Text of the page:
We need them to hear, we need them to equalize when scuba diving, and they make our faces look less weird. All important functions, no? Our ears perform incredibly important functions for us, and while they are resilient and sturdy, it’s important that we take care of them. When we’re scuba diving, it’s even more imperative that our aftercare is done right so that we don’t have any equalization issues or pain as the week progresses.
So without further ado, here are our Top 3 Tips To Take Care Of Your Ears When Scuba Diving!
Rinse out your ears with warm water after a dive
You know how a salty towel never dries? In the same way, if you don’t rinse your ear with fresh water after a dive, salt water can stay inside your ear and create the perfect environment for bacteria and fungus to grow. If you’re close to a shower, turn your ears in the direction of the shower and use warm water to rinse your ears out. If you’re on a liveaboard or day boat and don’t have access to a shower, mix cold and hot water in a cup from the beverage station and pour it into each ear to rinse them out.
Do not, I repeat, do NOT use cotton swabs
How much clearer can we say this? Ear doctors (also known as a otolaryngologist, for all you fancy people) and scuba instructors alike will tell you to never use cotton swabs to clean out your ears. We get that it’s weirdly refreshing to clean your ears out with them, but did you know they do more damage than good? Cotton swabs can actually push wax further into your ear instead of taking it out, obstructing your ear canal. Your ear drum can be reached with a cotton swab as well, so pushing too hard can actually puncture it. Rinsing your ears out with warm water is just as effective as it softens and loosens your ear wax without risking damaging your ears, so listen to the doctor and opt out of cotton swabbing.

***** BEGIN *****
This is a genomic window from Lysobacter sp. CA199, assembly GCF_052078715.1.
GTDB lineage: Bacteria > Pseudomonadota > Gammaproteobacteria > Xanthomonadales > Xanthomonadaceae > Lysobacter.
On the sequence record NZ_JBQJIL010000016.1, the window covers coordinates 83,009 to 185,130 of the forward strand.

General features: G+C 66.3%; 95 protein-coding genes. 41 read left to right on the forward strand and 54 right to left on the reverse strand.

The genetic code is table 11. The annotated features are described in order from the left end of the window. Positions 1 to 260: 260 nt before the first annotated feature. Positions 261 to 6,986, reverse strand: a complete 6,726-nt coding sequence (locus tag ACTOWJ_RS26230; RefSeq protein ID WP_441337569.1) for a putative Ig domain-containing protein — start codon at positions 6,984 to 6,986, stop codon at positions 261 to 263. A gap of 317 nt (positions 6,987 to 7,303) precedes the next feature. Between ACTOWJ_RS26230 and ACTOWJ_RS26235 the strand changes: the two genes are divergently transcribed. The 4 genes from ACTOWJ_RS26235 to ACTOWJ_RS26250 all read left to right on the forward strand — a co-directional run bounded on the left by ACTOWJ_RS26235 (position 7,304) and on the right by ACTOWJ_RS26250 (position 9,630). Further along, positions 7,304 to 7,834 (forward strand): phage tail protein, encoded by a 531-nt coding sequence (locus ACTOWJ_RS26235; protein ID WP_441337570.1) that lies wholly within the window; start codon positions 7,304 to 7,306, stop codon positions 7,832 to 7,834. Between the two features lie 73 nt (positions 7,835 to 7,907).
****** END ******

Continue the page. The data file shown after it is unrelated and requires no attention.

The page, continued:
Vinegar and rubbing alcohol make for the best drops
If warm water isn’t enough to keep your ears healthy, our homemade ear drop mixture will do the trick! While you are most welcome to buy ear drops from the pharmacy, these aren’t as cost effective as a homemade mixture and normally contain glycerin, which can leave an oily residue behind. We like to make a 50/50 mix of vinegar and rubbing alcohol. Rubbing alcohol dries your skin while the vinegar balances the pH, so you can dry your ears without over drying. Most people have both items at home anyways, so make a small batch before you go on a trip and put it in a travel friendly bottle before your next trip and , voila! Clean, happy, healthy ears.
So there you have it! Though this definitely isn’t our sexiest blog post, it’s an important one, so we hope you learned something and we’ll see you on Roatan soon to put those tips to good use!